this is a scene where Arnie fights one of the menacing Stalkers on the show. He
dismantles the opponent, who has a gas tank attached to his back and is at this
point leaking. Ah-nuld tosses a stick of dynamite in the opponent’s direction,
asking him “How about a light?”. An explosion then occurs, followed by our
hero exclaiming, “What a hothead.”
interesting to observe the diverse level of talent involved in The
Running Man. You have the biggest action star of the time period in the lead
role (Schwarzenegger). There’s also a real life game show host playing, as Dr.
Evil would put it, an EVIL-game show host (Richard Dawson, late of “Family
Feud”). The story is based on the work of a terror-iffic novelist (Stephen
King). And lastly, the director happens to be none other than David Starsky
himself (Paul Michael Glaser). Oh, and I haven’t even mentioned the resistance
group that helps Arnold fight back in the end. It’s a group led by Mick
Fleetwood and Dweezil Zappa, just as anyone would expect.
It seems like the
oddest collaboration of the past century, but they managed to make an action
piece that is both campy and a bit thought provoking, especially in these times.
The Running Man is a classic
Schwarzenegger romp, armed and loaded with a deadly arsenal of hardcore action
and even deadlier one-liners from everyone’s favorite Terminator turned
Governor of “Kulli-fornia”.
The good people at
Artisan sure know how to take a flick from the 80s, and master it to the point
of looking better than ever. That is completely the case with The
Running Man, which is getting the proper Special Edition makeover. It was
one of Artisan’s first releases on DVD, and though I never saw that particular
copy, I understand the video was not given the anamorphic touch. The picture
quality is quite outstanding, given the film’s age of 17 years. The detail is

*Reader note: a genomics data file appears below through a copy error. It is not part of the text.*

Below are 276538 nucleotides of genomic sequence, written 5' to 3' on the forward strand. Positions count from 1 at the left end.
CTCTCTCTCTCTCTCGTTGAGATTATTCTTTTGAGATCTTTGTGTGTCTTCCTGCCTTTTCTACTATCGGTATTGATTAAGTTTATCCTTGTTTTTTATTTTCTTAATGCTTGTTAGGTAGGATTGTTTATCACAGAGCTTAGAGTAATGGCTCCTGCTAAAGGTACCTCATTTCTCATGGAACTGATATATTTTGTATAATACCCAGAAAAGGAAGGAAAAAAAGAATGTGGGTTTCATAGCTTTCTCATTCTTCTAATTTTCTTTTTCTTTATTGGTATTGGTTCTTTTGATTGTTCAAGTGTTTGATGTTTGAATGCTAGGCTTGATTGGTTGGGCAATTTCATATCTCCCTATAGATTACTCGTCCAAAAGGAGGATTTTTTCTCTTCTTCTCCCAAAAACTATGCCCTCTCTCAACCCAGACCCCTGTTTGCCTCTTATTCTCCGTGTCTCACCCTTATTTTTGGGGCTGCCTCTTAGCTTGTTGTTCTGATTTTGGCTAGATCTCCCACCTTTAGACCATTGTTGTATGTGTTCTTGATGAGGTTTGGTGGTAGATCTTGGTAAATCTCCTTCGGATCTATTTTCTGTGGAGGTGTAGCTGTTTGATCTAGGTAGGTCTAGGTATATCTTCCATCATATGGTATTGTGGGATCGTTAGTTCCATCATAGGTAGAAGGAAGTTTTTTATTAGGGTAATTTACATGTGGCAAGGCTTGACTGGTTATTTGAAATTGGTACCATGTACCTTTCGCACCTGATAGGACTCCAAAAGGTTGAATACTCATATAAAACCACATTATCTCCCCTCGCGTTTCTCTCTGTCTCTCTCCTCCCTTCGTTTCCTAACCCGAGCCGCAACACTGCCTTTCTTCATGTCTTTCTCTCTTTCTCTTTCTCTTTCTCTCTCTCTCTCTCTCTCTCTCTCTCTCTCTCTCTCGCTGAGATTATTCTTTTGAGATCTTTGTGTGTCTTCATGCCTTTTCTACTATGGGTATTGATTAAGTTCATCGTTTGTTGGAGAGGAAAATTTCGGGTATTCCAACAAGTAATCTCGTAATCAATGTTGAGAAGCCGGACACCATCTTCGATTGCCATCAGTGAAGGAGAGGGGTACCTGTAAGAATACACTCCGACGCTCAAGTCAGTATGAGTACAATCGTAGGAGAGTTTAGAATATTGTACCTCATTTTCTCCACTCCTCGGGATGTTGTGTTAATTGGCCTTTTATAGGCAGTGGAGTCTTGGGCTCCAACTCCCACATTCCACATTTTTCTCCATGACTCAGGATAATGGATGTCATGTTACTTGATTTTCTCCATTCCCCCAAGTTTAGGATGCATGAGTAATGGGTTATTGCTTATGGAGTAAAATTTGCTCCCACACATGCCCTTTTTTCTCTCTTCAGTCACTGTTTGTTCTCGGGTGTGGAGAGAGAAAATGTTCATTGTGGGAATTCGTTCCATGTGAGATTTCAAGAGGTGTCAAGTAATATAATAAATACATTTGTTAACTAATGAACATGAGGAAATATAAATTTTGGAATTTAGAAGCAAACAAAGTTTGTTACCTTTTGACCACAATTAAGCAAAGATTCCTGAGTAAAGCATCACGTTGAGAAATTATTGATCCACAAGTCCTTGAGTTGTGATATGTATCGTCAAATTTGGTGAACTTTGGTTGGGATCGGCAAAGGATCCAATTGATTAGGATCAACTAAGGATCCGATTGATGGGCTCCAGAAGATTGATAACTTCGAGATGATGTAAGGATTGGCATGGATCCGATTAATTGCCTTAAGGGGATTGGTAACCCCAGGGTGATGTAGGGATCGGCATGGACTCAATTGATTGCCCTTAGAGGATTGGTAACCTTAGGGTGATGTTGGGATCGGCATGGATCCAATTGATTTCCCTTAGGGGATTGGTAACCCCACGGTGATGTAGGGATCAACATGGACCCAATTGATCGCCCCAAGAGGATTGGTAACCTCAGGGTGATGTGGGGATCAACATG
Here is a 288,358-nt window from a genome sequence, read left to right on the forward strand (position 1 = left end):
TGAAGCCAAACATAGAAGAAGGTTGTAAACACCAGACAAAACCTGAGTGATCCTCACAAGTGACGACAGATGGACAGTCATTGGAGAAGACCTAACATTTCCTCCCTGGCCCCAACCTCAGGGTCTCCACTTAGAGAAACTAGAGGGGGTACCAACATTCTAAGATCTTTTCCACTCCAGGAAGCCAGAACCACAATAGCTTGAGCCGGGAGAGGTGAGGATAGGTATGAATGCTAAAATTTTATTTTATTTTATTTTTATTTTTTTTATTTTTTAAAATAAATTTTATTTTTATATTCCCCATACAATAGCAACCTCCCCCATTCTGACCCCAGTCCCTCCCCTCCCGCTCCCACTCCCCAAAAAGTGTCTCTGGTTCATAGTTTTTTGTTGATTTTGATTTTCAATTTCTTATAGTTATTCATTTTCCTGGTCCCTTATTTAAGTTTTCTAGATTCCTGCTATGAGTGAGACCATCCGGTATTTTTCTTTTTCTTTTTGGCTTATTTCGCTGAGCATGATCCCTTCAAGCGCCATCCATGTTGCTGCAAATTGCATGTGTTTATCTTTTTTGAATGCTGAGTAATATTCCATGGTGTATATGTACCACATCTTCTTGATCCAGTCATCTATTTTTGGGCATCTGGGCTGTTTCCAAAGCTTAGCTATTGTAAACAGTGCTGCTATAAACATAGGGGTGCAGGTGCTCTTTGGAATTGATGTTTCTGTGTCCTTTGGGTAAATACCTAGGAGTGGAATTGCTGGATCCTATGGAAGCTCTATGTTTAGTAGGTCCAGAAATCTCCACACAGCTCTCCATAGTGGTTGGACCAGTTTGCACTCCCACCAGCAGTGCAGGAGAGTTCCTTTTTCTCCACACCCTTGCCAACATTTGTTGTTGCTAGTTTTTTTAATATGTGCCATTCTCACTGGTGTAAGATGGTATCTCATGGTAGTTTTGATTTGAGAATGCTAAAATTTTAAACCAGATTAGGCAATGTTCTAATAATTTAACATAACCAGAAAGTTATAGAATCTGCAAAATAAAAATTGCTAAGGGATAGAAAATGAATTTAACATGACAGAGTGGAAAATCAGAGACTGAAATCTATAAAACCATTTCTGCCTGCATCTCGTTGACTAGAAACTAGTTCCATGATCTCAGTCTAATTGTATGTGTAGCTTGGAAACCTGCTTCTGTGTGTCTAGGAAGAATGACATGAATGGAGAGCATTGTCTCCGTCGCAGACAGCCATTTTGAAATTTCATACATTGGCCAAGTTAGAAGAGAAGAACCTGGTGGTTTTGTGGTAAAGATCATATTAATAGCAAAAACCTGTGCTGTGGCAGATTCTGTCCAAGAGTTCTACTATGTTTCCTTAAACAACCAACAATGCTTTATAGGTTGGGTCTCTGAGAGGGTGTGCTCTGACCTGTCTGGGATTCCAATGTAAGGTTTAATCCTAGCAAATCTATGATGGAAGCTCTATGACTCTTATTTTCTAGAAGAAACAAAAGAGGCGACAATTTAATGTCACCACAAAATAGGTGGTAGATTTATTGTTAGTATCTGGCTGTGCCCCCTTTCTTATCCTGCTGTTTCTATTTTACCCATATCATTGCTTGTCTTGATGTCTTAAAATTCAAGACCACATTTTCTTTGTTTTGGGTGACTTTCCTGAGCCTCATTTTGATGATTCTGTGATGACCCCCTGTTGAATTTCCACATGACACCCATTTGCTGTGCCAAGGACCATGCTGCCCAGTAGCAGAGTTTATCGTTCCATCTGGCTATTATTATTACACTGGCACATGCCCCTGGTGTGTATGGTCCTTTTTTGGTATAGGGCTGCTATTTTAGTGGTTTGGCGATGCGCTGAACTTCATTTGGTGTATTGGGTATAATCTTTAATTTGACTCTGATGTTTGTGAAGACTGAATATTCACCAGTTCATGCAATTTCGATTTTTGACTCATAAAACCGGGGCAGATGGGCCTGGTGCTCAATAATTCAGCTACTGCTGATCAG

evident throughout the presentation, mind a slight instance or two of image
softness. The 2-disc set includes the anamorphic widescreen version on Disc 1,
and the full screen version on Disc 2. In other words, you may wanna stick to
As Arnold says late
in the movie, “Well, that hit the spot!”
I could not, for
the life of me, believe my ears once I popped this disc in. The incredibly
superior sound quality was one I was not expecting. Artisan has delivered a 5.1
track mix with an extra dose of boom to it in the form of EX. The surround sound
range is simply as explosive as any of the 20 plus explosions in the movie.
Words simply cannot describe it. What I can tell you is that Dolby Digital EX
can deliver just as enormous on an 80s release like this the same way it has on
such recent releases as We Were Soldiers and
Blade II. Everything from music to
action to dialogue to background noise has been perfected in the utmost sharpest
way imaginable. Without a doubt, one of the bigger surprises of the year.
The 2-disc Special
Edition offering from Artisan includes some extras you may be a bit surprised
by. The only downside is that the features are spread across both discs.
On Disc 1, there
are two commentary tracks; one with director Paul Michael Glaser and producer
Tim Zinnerman; the second with executive producer Rob Cohen. Also featured is
much thought-provoking documentary titled “Lockdown on Main Street”. This
mind-blowing piece goes beyond the movie to illustrate the current state of
criminal and privacy issues following 9/11.
Disc 2 contains a
second documentary titled “Game Theory”, which takes a look at the effect
reality TV has had on our present society. In addition, there is a database of
the movie’s deadly arsenal of villains, titled simply “Meet the Stalkers”.
Lastly, there is a trailer for the movie.